p. 101 “‘Oh, be quiet, Emily,’ said Snowflake. ‘Simple Simon gives me the willies. I’ll not be able to sleep tonight now that you’ve put the thought in my head.'”
I don’t what has gotten into me, but I am feeling rather befuddled by the books I have been reading recently. Could it be that it is finally 50 degrees today, instead of 7 degrees? It must be the weather.
While I am not sure how my young students will feel about this new novel, I will state here that it gives me the creeps. While imaginary friends are all well and good, Mr. Bunting and his sidekick definitely are not. I am reminded of clowns. I have coulrophobia. They are not what they seem: they are funny, silly, and wear bright, happy colors to make people laugh. Yet, underneath they are morose, depressed, and cowardly. It is this dishonesty that gives me the willies. “People are typically frightened by things which are wrong in some way, wrong in a disturbingly unfamiliar way…” (Lewis).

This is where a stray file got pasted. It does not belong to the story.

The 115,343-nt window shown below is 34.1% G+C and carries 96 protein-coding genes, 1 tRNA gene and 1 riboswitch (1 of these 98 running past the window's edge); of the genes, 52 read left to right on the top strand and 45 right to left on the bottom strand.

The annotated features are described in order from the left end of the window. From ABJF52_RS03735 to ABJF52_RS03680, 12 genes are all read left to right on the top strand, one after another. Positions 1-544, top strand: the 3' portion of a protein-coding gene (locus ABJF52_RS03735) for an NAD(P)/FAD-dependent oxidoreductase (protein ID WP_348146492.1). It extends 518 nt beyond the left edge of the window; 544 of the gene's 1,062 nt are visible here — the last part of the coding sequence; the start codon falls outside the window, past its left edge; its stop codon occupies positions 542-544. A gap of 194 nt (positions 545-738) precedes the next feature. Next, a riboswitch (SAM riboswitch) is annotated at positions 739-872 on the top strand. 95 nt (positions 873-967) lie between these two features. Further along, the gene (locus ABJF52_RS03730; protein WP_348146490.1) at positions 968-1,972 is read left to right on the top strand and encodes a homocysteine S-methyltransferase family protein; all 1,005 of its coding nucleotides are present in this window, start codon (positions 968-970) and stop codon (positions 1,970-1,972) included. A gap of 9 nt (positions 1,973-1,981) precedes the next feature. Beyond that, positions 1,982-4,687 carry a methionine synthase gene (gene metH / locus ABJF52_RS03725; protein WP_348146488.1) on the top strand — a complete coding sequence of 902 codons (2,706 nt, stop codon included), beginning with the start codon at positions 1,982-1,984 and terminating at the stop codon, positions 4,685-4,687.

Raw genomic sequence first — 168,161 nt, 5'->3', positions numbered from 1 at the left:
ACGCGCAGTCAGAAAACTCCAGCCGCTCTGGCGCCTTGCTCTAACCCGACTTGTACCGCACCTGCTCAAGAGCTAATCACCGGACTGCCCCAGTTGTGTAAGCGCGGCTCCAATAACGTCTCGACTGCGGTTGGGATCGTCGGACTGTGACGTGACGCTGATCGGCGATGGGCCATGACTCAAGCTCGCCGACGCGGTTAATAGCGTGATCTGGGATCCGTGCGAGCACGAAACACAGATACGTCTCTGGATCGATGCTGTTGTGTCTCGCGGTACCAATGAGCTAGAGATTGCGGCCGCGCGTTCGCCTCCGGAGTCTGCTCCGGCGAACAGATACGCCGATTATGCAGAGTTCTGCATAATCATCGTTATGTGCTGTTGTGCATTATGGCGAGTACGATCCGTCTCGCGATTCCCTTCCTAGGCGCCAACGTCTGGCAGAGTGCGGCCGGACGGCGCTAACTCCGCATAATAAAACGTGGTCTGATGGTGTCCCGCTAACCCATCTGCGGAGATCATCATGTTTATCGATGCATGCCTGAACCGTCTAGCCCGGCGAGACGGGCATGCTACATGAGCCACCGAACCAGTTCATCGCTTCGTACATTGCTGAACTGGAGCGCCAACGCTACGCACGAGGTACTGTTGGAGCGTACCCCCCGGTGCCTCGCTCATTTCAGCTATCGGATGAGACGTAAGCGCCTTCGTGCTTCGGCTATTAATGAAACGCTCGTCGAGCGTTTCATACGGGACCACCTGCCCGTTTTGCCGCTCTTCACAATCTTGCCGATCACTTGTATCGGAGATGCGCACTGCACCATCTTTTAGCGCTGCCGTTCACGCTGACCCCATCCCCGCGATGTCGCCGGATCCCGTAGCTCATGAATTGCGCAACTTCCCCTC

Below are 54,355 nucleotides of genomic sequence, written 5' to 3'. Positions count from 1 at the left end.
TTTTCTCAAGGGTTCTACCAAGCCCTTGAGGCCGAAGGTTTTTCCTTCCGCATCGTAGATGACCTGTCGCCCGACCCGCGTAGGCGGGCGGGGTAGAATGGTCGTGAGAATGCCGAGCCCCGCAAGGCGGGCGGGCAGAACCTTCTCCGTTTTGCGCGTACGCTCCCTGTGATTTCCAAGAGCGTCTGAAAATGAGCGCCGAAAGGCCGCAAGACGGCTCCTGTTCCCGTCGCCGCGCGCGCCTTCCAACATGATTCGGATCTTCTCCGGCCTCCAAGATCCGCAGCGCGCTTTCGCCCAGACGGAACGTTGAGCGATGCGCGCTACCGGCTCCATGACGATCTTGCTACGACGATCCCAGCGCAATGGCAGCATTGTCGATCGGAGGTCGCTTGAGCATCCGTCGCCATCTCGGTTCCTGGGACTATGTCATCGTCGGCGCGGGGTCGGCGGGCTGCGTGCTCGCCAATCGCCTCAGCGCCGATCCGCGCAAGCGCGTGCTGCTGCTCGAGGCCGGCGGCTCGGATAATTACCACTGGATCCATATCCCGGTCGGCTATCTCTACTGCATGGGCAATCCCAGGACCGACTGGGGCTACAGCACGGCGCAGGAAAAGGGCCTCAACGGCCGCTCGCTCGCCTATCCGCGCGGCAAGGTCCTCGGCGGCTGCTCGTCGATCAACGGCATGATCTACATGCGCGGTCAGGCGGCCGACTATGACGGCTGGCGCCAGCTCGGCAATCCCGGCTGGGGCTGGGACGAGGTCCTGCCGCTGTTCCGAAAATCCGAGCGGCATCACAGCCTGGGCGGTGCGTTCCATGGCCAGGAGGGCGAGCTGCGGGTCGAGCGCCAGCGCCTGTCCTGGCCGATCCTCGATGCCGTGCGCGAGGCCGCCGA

Throughout this entire children’s book, this predatory fear lurks in the background until it appears with a nasty vengeance. And here, when the reader finally meets the “real” Mr. Bunting – not in his brilliant primary colored clothing – he is vile. He is also a character derivative of both the Death Eaters and the Nagani from Harry Potter stories, except in Harry Potter stories their evil qualities are not hidden; you know who and what you are facing.
Honestly, I will never think of an imaginary friend again without a phobic reference to the fiendish Mr. Bunting. Shhh! Don’t tell Pru.
Harrold, A.F., and Emily Gravett, illus. The Imaginary. New York: Bloomsbury, 2014. Print.
Lewis, Jordan Gaines. “Why Are Clowns Scary?” Brain Babble. Psychology Today, 30 Oct. 2012. Web. 8 Mar. 2015. .